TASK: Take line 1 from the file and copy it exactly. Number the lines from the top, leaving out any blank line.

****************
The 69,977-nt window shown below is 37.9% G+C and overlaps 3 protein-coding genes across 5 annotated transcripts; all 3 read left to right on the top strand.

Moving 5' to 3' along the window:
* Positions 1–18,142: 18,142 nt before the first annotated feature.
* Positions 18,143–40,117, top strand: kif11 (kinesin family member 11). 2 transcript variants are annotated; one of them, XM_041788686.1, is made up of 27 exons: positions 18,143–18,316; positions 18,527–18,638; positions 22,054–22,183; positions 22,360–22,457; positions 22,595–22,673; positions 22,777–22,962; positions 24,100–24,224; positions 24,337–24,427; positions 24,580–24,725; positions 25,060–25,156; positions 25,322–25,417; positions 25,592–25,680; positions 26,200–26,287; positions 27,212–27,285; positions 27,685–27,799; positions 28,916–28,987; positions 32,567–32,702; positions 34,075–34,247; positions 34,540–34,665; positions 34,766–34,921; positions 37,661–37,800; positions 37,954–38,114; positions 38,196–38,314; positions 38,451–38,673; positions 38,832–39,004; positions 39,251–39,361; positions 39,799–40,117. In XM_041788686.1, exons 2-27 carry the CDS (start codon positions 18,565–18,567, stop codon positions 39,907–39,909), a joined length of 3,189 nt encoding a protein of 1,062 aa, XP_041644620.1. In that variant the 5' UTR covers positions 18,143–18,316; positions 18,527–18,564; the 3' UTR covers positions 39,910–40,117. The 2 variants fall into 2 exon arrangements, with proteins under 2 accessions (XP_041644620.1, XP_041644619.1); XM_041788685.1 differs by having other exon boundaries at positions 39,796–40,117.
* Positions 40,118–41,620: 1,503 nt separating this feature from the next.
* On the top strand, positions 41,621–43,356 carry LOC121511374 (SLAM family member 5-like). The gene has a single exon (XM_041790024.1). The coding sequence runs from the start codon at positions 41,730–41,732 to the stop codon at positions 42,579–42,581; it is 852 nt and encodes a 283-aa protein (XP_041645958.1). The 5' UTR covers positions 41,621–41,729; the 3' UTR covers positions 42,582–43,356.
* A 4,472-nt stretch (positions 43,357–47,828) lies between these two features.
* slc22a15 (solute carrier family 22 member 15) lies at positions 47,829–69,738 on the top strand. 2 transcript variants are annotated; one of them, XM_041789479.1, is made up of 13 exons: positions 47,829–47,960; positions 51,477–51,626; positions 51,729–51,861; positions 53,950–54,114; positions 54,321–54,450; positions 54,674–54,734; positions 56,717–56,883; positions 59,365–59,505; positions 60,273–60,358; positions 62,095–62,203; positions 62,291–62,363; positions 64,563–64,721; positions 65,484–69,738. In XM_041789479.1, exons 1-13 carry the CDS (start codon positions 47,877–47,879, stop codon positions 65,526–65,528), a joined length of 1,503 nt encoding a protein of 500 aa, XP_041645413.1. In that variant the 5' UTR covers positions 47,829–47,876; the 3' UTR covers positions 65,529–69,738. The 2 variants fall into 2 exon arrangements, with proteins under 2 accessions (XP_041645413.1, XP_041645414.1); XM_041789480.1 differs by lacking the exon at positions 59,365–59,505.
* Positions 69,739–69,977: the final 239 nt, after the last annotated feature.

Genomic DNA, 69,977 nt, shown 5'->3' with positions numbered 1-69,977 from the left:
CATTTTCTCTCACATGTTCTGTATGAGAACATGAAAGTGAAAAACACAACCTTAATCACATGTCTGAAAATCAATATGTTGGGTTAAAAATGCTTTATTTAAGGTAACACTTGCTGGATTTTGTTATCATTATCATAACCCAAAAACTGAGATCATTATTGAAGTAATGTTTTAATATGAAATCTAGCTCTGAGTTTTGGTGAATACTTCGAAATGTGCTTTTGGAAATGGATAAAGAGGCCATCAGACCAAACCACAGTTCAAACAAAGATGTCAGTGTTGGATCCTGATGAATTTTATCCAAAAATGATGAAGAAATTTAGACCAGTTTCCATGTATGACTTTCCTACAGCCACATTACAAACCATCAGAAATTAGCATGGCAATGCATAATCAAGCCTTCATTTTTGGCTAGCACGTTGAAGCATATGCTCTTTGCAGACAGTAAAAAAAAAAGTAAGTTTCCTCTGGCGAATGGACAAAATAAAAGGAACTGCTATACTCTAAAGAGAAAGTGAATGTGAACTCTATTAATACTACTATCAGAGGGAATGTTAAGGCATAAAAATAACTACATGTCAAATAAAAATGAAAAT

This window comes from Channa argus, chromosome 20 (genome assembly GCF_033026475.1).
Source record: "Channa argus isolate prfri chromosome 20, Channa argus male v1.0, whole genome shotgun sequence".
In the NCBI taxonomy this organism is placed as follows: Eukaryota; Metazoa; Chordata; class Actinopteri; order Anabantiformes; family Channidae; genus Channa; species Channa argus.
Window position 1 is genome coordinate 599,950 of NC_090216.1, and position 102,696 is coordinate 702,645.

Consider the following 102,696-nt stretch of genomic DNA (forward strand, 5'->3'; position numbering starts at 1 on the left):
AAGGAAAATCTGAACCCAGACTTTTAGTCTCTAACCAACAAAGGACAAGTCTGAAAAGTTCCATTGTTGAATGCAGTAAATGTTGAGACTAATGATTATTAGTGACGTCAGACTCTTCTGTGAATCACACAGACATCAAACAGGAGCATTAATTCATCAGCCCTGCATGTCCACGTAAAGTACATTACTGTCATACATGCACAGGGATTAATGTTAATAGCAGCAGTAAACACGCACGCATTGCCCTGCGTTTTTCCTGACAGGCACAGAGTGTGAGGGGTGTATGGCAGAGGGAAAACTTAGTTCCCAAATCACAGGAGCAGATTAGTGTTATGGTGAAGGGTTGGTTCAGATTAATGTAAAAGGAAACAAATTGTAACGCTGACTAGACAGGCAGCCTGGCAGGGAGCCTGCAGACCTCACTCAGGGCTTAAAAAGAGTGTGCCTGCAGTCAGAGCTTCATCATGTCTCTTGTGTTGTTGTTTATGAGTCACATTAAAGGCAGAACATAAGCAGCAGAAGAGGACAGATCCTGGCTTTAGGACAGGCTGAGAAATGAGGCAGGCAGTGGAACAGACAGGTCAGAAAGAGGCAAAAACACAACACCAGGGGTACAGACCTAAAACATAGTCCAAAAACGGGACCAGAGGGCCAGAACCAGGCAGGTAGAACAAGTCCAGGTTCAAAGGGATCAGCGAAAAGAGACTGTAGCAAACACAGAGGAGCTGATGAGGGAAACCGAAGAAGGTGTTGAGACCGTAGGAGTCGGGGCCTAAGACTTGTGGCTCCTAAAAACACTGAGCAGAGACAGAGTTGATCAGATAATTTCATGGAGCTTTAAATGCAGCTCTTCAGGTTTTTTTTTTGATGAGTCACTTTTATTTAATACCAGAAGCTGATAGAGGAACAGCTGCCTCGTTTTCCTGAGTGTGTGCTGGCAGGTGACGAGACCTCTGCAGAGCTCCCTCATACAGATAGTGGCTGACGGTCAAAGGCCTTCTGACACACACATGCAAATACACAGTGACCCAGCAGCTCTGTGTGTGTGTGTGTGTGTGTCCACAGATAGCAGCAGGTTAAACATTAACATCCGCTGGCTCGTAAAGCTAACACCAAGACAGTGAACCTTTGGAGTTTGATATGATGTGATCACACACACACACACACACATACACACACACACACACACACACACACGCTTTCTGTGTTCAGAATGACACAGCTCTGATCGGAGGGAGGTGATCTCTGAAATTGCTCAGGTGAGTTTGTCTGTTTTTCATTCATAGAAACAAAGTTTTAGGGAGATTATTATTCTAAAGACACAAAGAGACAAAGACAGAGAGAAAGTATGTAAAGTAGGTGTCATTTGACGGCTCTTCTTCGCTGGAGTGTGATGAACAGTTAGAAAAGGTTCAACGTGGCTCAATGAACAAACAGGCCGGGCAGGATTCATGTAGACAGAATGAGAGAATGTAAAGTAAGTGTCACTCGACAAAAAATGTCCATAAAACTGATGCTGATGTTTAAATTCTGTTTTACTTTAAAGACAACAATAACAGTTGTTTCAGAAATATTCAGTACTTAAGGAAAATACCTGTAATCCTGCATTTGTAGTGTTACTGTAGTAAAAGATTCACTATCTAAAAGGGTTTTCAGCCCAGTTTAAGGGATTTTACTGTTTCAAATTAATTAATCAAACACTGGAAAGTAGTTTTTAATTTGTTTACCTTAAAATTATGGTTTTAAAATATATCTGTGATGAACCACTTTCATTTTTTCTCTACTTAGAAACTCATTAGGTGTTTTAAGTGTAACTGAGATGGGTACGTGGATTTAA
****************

The 69,977-nt window shown below is 37.9% G+C and overlaps 3 protein-coding genes across 5 annotated transcripts; all 3 read left to right on the top strand.